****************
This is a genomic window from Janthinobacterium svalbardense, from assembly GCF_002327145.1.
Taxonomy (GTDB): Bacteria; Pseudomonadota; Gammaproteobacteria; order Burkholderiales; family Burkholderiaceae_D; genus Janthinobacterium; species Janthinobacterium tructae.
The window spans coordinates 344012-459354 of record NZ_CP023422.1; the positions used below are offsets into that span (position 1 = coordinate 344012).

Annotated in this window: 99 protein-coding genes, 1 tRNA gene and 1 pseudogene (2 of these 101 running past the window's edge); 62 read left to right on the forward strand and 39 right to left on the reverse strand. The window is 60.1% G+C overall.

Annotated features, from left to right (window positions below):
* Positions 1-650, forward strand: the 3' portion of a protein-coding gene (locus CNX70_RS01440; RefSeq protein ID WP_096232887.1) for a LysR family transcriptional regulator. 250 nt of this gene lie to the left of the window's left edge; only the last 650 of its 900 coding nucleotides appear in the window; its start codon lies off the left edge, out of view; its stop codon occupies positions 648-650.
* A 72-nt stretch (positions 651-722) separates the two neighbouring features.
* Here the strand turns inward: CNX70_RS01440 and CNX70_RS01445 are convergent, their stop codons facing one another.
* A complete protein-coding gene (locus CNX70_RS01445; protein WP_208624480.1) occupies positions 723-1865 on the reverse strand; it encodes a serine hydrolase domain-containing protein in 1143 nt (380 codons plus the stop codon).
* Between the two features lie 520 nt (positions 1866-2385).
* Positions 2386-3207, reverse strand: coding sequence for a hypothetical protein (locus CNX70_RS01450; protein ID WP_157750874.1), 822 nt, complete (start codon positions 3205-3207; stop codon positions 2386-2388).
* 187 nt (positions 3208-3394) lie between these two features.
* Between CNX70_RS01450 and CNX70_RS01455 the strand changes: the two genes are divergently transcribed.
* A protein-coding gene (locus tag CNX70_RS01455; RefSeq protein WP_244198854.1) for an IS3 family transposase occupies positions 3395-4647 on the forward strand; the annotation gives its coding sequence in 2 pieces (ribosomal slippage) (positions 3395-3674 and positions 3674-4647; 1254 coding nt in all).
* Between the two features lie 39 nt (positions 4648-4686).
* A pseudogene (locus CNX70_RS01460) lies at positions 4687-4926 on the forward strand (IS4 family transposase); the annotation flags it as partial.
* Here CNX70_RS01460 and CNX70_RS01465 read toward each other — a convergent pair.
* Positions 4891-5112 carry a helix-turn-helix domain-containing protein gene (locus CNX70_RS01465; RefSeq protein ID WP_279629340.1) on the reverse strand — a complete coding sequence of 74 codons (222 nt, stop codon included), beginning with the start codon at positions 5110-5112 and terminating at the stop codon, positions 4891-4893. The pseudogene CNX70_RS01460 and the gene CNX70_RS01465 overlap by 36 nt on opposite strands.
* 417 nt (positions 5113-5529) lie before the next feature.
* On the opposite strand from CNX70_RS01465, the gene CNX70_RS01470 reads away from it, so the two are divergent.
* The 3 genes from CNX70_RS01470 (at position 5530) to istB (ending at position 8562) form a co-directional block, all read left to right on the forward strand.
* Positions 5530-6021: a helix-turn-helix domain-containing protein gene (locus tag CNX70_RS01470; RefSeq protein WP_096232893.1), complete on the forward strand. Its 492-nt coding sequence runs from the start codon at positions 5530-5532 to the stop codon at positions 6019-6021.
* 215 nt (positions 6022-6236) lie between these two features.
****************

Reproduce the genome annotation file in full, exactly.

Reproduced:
This is a genomic window from Janthinobacterium svalbardense, from assembly GCF_002327145.1.
Taxonomy (GTDB): Bacteria; Pseudomonadota; Gammaproteobacteria; order Burkholderiales; family Burkholderiaceae_D; genus Janthinobacterium; species Janthinobacterium tructae.
The window spans coordinates 344012-459354 of record NZ_CP023422.1; the positions used below are offsets into that span (position 1 = coordinate 344012).

Annotated in this window: 99 protein-coding genes, 1 tRNA gene and 1 pseudogene (2 of these 101 running past the window's edge); 62 read left to right on the forward strand and 39 right to left on the reverse strand. The window is 60.1% G+C overall.

Annotated features, from left to right (window positions below):
* Positions 1-650, forward strand: the 3' portion of a protein-coding gene (locus CNX70_RS01440; RefSeq protein ID WP_096232887.1) for a LysR family transcriptional regulator. 250 nt of this gene lie to the left of the window's left edge; only the last 650 of its 900 coding nucleotides appear in the window; its start codon lies off the left edge, out of view; its stop codon occupies positions 648-650.
* A 72-nt stretch (positions 651-722) separates the two neighbouring features.
* Here the strand turns inward: CNX70_RS01440 and CNX70_RS01445 are convergent, their stop codons facing one another.
* A complete protein-coding gene (locus CNX70_RS01445; protein WP_208624480.1) occupies positions 723-1865 on the reverse strand; it encodes a serine hydrolase domain-containing protein in 1143 nt (380 codons plus the stop codon).
* Between the two features lie 520 nt (positions 1866-2385).
* Positions 2386-3207, reverse strand: coding sequence for a hypothetical protein (locus CNX70_RS01450; protein ID WP_157750874.1), 822 nt, complete (start codon positions 3205-3207; stop codon positions 2386-2388).
* 187 nt (positions 3208-3394) lie between these two features.
* Between CNX70_RS01450 and CNX70_RS01455 the strand changes: the two genes are divergently transcribed.
* A protein-coding gene (locus tag CNX70_RS01455; RefSeq protein WP_244198854.1) for an IS3 family transposase occupies positions 3395-4647 on the forward strand; the annotation gives its coding sequence in 2 pieces (ribosomal slippage) (positions 3395-3674 and positions 3674-4647; 1254 coding nt in all).
* Between the two features lie 39 nt (positions 4648-4686).
* A pseudogene (locus CNX70_RS01460) lies at positions 4687-4926 on the forward strand (IS4 family transposase); the annotation flags it as partial.
* Here CNX70_RS01460 and CNX70_RS01465 read toward each other — a convergent pair.
* Positions 4891-5112 carry a helix-turn-helix domain-containing protein gene (locus CNX70_RS01465; RefSeq protein ID WP_279629340.1) on the reverse strand — a complete coding sequence of 74 codons (222 nt, stop codon included), beginning with the start codon at positions 5110-5112 and terminating at the stop codon, positions 4891-4893. The pseudogene CNX70_RS01460 and the gene CNX70_RS01465 overlap by 36 nt on opposite strands.
* 417 nt (positions 5113-5529) lie before the next feature.
* On the opposite strand from CNX70_RS01465, the gene CNX70_RS01470 reads away from it, so the two are divergent.
* The 3 genes from CNX70_RS01470 (at position 5530) to istB (ending at position 8562) form a co-directional block, all read left to right on the forward strand.
* Positions 5530-6021: a helix-turn-helix domain-containing protein gene (locus tag CNX70_RS01470; RefSeq protein WP_096232893.1), complete on the forward strand. Its 492-nt coding sequence runs from the start codon at positions 5530-5532 to the stop codon at positions 6019-6021.
* 215 nt (positions 6022-6236) lie between these two features.